Cal Poly San Luis Obispo was established as the California Polytechnic School in 1901 when Governor Henry T. Gage signed the California Polytechnic School Bill after a campaign by a journalist Myron Angel. The polytechnic school held its first classes on October 1, 1903, to 20 students, offering secondary level courses of study, which took three years to complete.[11] The school continued to grow steadily.

In 1924, Cal Poly San Luis Obispo was placed under the control of the California State Board of Education. At the height of the Great Depression, the cash-strapped state government discussed the prospect of converting Cal Poly into a state prison.[12] In 1933, the Board of Education changed Cal Poly San Luis Obispo into a two-year technical and vocational school. The institution began to offer Bachelor of Arts degrees in 1940, with the first baccalaureate exercises held in 1942. The school was renamed the California State Polytechnic College in 1947 to better reflect its higher education offerings, and in 1949, a Master of Arts degree in education was added. In 1954, long after deciding to not turn Cal Poly into a state prison, the state government finally opened that prison at a separate site one mile (1.6 km) northwest of Cal Poly's campus. In 1960, control of Cal Poly San Luis Obispo and all other state colleges was transferred from the State Board of Education to an independent Board of Trustees, which later became the California State University system.[13]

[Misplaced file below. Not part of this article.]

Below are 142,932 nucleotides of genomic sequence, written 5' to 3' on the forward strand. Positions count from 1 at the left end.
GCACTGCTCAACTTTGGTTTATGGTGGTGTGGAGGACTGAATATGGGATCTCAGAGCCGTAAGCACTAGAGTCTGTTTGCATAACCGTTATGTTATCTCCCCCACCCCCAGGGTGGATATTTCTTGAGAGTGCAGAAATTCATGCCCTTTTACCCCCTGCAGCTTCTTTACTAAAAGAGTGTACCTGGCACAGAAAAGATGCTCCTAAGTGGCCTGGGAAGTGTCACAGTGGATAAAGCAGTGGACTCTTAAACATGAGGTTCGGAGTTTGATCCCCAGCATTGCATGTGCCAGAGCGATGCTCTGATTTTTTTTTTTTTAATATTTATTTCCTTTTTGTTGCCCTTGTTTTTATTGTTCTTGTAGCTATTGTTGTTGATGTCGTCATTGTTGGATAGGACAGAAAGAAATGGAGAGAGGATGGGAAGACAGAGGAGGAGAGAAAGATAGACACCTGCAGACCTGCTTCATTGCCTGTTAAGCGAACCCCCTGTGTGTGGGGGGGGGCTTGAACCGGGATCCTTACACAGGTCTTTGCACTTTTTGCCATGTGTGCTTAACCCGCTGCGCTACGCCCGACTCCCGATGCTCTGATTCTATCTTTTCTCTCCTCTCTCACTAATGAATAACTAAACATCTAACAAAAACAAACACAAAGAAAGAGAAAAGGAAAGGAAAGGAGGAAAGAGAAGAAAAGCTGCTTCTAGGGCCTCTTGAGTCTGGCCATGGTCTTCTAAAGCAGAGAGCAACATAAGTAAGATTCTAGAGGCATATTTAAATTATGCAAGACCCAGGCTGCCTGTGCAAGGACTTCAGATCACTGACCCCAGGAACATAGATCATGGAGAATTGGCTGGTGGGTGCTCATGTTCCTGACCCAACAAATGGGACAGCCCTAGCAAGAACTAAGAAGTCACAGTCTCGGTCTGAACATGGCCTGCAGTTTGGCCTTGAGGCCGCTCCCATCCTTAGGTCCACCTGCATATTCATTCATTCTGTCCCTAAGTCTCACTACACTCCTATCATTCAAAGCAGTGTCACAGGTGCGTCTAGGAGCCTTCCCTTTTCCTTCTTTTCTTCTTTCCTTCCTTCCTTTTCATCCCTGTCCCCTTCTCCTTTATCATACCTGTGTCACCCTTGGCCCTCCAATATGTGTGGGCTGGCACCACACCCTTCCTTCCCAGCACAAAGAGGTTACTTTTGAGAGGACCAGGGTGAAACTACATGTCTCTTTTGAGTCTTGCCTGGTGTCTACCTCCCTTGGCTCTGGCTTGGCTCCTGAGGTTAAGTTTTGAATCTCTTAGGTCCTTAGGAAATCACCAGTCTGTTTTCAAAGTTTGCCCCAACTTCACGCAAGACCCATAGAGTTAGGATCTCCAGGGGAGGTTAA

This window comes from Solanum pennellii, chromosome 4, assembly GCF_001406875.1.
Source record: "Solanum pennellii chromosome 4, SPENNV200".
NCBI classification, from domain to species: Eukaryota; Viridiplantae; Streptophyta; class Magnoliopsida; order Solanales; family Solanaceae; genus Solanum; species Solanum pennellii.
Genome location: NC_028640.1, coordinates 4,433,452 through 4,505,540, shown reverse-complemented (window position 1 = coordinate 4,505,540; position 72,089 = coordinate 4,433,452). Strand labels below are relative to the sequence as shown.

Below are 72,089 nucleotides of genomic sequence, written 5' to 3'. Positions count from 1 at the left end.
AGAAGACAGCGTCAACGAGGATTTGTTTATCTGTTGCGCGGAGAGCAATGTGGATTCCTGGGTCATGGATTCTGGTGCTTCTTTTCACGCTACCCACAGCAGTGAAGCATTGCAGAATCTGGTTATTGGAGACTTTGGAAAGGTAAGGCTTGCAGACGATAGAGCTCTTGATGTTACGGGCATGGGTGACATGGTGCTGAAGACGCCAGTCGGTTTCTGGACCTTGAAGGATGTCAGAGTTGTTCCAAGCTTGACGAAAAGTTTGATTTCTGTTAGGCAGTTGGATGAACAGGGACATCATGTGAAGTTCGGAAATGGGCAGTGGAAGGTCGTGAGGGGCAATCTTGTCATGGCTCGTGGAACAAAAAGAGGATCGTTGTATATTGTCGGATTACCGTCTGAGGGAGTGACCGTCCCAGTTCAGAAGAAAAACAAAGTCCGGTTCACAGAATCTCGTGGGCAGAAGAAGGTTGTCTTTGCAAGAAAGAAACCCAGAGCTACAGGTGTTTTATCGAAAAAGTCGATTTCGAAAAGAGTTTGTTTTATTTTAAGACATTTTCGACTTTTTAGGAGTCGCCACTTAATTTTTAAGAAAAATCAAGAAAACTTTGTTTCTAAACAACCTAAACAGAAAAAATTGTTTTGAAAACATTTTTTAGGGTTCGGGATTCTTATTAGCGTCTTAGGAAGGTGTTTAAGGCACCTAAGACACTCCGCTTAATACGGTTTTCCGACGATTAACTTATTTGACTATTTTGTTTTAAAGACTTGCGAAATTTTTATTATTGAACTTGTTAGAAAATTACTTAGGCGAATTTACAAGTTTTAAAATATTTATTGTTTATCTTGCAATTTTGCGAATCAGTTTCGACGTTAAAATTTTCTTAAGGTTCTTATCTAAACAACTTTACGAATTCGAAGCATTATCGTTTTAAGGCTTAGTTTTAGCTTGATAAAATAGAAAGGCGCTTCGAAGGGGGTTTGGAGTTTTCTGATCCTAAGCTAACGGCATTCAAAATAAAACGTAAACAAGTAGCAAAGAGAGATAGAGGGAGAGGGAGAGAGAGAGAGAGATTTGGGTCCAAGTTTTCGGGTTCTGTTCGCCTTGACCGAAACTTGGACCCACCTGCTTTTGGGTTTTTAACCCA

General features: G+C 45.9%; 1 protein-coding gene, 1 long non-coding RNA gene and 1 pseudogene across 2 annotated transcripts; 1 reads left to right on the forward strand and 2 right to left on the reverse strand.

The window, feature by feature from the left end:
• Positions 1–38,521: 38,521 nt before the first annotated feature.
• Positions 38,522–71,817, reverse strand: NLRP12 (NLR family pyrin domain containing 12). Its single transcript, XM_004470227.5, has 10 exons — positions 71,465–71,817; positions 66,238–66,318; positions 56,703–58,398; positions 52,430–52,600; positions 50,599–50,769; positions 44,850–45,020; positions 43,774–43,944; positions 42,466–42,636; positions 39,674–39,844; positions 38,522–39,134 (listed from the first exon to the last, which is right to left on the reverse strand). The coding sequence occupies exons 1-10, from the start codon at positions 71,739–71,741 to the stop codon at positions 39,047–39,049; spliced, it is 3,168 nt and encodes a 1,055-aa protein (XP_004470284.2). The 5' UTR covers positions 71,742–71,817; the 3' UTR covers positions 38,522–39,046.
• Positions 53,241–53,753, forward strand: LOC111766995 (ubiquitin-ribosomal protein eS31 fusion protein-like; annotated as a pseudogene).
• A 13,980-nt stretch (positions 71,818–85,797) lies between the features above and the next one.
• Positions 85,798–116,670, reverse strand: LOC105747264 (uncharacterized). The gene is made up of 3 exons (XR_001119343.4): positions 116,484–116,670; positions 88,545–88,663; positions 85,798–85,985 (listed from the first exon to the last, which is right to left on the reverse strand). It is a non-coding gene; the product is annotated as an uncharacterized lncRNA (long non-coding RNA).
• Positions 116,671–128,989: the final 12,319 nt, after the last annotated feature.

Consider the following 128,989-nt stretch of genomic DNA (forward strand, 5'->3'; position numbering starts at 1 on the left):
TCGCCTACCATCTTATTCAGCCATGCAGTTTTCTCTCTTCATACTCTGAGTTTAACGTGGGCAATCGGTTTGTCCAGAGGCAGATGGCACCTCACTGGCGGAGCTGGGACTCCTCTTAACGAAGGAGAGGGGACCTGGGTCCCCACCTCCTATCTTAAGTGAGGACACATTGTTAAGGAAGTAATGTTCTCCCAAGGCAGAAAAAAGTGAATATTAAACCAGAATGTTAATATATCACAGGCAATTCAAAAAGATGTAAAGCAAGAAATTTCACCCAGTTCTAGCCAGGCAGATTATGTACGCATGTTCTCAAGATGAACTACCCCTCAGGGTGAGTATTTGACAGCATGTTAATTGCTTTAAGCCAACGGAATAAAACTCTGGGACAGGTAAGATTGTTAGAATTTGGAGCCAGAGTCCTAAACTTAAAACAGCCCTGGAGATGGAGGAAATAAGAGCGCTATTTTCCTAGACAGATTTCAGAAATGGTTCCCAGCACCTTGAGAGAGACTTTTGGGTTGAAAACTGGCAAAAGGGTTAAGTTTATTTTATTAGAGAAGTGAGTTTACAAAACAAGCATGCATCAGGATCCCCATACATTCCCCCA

The college was authorized to offer Master of Science degrees in 1967, and from then to 1970, the school's curriculum was reorganized into different units, such as the School of Science and Math, the School of Agriculture and Natural Resources, and the School of Architecture. Cal Poly San Luis Obispo's FM radio station, KCPR, began as a senior project in 1968. The California State Legislature changed the school's official name again in 1971 to California Polytechnic State University, and since the 1970s the university has seen steady enrollment growth and building construction.